On Tuesday morning, senators from both political parties questioned whether the Trump administration’s request for $2.5 billion would be enough.
“If you low-ball something like this, you’ll pay for it later,” Alabama Senator Richard Shelby told Azar. The two had a dialogue during a budget hearing that turned into a discussion about U.S. readiness in the face of the virus outbreak.
Shelby declared that if the virus kept spreading, “it could be an existential threat to a lot of people in this country.”
Azar claimed that about two months after the first warnings about the virus were published, there’s no evidence the virus has spread in the U.S. beyond a few patients infected abroad and a several close relatives. Azar attributed this success to travel controls and mandatory quarantines. He added that government scientists are developing a vaccine to treat the coronavirus.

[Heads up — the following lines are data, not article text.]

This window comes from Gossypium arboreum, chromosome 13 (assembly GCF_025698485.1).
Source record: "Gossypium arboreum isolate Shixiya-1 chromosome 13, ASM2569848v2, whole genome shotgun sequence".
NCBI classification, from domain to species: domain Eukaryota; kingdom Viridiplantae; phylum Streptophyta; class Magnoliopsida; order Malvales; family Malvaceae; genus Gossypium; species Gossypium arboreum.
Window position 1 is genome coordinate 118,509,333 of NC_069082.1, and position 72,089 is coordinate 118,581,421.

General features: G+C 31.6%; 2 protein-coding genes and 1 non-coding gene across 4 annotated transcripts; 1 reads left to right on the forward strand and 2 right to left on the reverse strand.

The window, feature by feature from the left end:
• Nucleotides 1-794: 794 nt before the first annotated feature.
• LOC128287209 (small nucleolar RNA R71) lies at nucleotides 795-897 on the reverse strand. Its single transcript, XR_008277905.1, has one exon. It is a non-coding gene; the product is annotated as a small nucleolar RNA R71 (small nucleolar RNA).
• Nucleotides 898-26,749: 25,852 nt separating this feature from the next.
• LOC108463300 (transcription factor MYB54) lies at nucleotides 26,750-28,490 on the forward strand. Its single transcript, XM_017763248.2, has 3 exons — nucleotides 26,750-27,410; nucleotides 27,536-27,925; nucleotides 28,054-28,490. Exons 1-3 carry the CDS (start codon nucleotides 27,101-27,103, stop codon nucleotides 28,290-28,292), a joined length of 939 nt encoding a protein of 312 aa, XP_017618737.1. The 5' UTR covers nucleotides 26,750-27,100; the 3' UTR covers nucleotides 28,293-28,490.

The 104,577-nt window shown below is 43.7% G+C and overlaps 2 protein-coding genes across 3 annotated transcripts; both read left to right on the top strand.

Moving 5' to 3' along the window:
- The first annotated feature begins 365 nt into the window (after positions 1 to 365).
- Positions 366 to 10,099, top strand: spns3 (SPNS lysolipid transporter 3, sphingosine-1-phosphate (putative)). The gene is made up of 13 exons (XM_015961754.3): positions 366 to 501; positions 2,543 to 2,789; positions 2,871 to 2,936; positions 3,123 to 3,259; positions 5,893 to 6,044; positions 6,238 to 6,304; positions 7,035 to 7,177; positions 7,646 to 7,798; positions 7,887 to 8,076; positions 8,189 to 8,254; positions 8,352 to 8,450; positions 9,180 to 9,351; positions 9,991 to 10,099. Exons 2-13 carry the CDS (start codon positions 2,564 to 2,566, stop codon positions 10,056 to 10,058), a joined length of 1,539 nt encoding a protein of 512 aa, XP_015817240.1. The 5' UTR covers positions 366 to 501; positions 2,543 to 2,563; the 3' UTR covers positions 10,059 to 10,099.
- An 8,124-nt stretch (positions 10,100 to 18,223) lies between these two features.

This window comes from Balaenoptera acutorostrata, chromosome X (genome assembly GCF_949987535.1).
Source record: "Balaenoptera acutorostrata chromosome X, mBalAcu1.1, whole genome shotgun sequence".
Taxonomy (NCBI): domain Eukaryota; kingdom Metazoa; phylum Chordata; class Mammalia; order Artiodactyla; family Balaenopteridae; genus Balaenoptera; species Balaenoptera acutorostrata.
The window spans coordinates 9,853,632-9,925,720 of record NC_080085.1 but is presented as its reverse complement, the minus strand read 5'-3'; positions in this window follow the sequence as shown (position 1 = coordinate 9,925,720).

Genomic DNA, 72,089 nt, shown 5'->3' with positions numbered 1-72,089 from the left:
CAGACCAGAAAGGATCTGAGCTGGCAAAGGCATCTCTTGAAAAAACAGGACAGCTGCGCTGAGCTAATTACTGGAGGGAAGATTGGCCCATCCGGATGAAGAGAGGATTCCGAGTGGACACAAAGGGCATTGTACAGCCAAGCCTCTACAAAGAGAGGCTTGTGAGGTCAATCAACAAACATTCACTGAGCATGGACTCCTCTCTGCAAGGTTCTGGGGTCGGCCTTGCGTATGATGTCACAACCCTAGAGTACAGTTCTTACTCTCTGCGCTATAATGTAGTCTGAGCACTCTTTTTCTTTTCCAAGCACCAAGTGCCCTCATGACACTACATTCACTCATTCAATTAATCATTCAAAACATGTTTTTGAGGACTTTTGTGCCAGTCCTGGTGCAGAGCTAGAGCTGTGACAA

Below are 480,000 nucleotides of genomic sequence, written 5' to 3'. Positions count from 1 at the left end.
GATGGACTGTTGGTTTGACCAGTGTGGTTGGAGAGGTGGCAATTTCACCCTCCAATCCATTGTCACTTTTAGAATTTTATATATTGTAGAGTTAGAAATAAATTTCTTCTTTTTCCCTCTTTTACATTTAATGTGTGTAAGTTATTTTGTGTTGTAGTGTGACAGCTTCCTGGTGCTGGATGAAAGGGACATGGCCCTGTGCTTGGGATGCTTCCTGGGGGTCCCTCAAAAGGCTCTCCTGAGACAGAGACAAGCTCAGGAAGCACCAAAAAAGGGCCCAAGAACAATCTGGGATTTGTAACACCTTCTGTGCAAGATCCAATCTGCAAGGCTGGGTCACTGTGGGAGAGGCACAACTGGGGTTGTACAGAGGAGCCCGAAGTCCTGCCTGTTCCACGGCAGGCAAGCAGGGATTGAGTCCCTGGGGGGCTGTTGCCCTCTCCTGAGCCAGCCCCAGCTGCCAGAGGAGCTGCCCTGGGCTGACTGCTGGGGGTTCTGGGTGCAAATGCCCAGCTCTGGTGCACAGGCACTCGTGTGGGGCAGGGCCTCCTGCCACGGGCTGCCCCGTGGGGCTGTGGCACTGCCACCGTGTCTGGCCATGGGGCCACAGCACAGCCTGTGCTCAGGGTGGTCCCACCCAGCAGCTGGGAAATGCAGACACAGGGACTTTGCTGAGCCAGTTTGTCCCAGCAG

“We cannot hermetically seal off the United States to a virus and we need to be realistic about that,” the health chief sustained. “We’ll have more cases in the United States, and we’ve been very transparent about that.” If these cases occur, Azar said “we’ll work to mitigate those.”
Democrat Senator Patty Murray of Washington said the administration’s approach to the crisis has been “unacceptable.”
“We cannot afford to plan on the cheap or at the last minute,” she remarked.
“I’m deeply concerned that we are way behind the eight-ball on this,” she continued.
Democrats will likely continue politicizing this outbreak and try to tie Trump into it as much as possible or criticize him for not doing enough.
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Greg Abbott Signs Executive Order Keeping Violent Criminals from Going Back on the Streets During the Wuhan Crisis
After the Wuhan Virus was confirmed in several Texas jails in the last week, Texas Governor Greg Abbott issued an executive order on March 29, 2020 that makes it more difficult for several inmates to be let out on “no-cost, personal recognizance bonds.”